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TV role models or real-life icons?

A recent CNN op-ed claimed that Law & Order: SVU's Olivia Benson is “the role model we need right now.”  The author called Benson “fierce and fragile” as she has spent nearly 20 seasons battling personal demons while trying the catch the real monsters of the world.

Furthermore, actress Mariska Hargitay, who plays Olivia, continues much of the character’s work and beliefs off-screen.  She’s the founder of an organization that helps survivors of sexual assault, domestic violence and child abuse.  So you can see why Olivia Benson is so powerful an icon for the author who is, herself, female.

But Olivia’s not real.  Real-life role models are trickier. 

There are the athletes.  Like Roberto Osuna who was charged with assault.  Or Michael Vick who supported a dog fighting ring.

Lance Armstrong came back from cancer to become a world champion, until he was later shown to be doping, cheating and bullying anyone who might expose him.  And Tiger Woods opened the all-white golf kingdom to black youth.  But he was living a double life as a dedicated husband and father while regularly cheating on his wife.

We love our actors.  There’s Oscar-winner Kevin Spacey who spoke so eloquently and yet abused his co-workers and may have molested a teenager.  Or America’s favourite TV-dad, Bill Cosby, who is now serving three to ten years for sexual assault as a violent offender.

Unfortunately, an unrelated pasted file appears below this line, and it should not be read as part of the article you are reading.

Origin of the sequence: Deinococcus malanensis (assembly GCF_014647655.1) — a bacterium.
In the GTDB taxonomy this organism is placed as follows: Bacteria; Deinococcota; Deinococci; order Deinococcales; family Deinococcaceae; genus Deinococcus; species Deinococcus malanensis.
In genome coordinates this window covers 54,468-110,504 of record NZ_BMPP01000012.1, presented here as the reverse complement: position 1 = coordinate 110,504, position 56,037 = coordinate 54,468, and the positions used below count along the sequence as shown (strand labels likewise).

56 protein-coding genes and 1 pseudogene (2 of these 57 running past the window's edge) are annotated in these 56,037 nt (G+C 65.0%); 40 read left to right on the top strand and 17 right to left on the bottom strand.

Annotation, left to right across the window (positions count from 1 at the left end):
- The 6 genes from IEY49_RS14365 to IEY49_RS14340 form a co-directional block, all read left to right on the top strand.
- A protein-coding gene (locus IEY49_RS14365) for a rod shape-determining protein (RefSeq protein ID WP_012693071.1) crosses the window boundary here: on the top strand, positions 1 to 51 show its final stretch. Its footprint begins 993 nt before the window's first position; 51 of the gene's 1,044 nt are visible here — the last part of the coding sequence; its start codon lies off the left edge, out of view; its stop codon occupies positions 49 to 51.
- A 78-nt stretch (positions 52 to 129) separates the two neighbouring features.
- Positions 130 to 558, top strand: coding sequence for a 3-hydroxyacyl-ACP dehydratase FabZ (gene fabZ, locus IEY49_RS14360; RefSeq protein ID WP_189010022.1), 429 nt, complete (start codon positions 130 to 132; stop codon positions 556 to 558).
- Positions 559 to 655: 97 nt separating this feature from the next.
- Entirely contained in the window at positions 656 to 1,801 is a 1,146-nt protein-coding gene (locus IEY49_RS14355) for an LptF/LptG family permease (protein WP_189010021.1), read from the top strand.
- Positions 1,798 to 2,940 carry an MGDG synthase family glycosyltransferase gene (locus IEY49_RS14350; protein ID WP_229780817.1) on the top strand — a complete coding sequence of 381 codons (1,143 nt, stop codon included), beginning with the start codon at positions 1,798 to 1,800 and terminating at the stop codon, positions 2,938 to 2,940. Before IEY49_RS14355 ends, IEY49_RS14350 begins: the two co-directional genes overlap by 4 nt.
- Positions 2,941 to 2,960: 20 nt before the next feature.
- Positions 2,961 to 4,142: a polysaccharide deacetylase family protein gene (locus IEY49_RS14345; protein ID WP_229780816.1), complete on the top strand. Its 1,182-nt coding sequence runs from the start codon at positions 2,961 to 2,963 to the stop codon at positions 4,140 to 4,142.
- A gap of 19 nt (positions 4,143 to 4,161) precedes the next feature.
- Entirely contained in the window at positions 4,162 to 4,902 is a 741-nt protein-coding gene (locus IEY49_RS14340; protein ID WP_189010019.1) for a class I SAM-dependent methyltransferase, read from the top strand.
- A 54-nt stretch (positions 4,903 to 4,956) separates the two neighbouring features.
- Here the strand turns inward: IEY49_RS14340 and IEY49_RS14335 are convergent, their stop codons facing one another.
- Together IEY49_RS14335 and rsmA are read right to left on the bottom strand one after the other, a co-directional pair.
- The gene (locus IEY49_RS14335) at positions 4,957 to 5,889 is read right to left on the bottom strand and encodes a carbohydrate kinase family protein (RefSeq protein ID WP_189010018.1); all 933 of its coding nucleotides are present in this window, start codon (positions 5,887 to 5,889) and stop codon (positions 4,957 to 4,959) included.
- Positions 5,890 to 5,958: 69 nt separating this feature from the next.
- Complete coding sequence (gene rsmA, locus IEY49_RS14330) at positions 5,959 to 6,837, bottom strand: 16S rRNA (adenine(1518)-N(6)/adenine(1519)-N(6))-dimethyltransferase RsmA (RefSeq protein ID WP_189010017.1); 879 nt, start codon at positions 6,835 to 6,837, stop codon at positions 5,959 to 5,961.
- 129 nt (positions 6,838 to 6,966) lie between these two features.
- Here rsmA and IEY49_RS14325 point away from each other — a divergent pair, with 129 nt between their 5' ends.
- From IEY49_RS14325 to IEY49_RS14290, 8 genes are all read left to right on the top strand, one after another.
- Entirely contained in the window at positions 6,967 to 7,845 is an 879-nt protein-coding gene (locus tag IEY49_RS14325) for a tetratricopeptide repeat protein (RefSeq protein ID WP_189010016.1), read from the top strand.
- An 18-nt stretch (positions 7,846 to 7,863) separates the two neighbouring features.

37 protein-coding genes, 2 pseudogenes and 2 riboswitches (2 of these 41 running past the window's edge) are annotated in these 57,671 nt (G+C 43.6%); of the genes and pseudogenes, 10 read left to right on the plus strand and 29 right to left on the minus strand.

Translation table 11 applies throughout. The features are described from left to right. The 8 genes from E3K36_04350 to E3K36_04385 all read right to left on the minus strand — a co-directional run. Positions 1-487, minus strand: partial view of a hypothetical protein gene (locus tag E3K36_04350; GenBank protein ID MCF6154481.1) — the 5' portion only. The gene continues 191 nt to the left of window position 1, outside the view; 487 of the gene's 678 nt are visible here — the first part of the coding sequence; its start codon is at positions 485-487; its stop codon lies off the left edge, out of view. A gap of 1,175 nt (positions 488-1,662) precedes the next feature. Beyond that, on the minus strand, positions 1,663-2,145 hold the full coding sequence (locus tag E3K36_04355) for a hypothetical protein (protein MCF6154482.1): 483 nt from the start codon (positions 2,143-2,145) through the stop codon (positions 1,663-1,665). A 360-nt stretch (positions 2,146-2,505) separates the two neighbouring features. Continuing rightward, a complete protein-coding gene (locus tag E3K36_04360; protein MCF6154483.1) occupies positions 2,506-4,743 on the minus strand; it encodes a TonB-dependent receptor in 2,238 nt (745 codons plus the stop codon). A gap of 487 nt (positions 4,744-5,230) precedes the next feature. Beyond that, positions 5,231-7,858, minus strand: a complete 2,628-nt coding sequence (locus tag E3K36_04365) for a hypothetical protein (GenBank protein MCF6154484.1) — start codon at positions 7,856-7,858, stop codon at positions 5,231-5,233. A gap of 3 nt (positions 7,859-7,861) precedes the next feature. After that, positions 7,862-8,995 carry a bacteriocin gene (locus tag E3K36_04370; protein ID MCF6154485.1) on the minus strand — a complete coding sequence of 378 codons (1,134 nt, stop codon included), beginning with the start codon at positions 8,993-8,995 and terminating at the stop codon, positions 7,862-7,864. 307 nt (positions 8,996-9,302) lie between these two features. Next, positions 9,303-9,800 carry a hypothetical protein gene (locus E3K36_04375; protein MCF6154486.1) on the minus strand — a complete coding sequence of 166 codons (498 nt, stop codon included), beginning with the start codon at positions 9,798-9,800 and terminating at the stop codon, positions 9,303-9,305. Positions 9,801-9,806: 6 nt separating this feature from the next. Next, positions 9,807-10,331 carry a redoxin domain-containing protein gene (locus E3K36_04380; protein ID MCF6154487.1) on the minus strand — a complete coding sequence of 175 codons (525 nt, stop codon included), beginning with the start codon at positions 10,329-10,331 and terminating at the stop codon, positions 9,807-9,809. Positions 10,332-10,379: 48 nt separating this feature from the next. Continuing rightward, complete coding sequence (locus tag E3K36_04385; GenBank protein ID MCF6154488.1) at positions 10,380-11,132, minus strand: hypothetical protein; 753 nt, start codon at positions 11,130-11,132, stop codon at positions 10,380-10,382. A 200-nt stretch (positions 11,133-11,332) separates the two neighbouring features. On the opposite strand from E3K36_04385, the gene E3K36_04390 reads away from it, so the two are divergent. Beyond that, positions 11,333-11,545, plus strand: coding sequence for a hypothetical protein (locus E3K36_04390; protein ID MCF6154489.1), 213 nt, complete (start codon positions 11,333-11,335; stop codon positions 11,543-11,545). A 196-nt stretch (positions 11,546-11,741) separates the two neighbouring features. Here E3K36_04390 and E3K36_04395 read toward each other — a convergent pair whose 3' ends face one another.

Comedians are trusted to pull back the mask and reveal the truth while poking fun at us.  That’s why Louis C.K. was so popular.  His pro-women demeanour always seemed to support women’s rights; that is, until he admitted to his ongoing sexual misconduct off-stage.

And there’s nothing more inspiring than a celebrity who uses his or her status to improve the world.  Matt Damon heads an organization that works toward clean drinking water in underdeveloped countries.  But when the #MeToo movement went after his friend Harvey Weinstein, Matt couldn’t stop opening his ill-informed mouth and sticking his foot in it.

It was certainly a lot easier back when my role models were Mr. Rogers, Wonder Woman, and Dr. Who.  Even today, I can rely on the late friendly neighbour, cartoon Amazonian, and alien time traveller.

It’s dangerous to put a real human being in the position of “role model.”  It guarantees eventual disappointment.  Especially since it requires that they be perfect from the get-go.  There’s no room for growth and learning.

But shouldn’t a role model learn too?

That’s why TV and movie characters are perfect for the job.  We forgive them so much.  We allow for them to grow and become better people.  And there’s no ugly reality hiding around the corner.

We need to remember that.  Reality is not – and never has been – a part of it.  A role model should simply be an ideal that inspires us to always try harder.  Not a real person we can – or should – become.

Because then, once you do and you’re on top, you’ve got nowhere to go but down.

 

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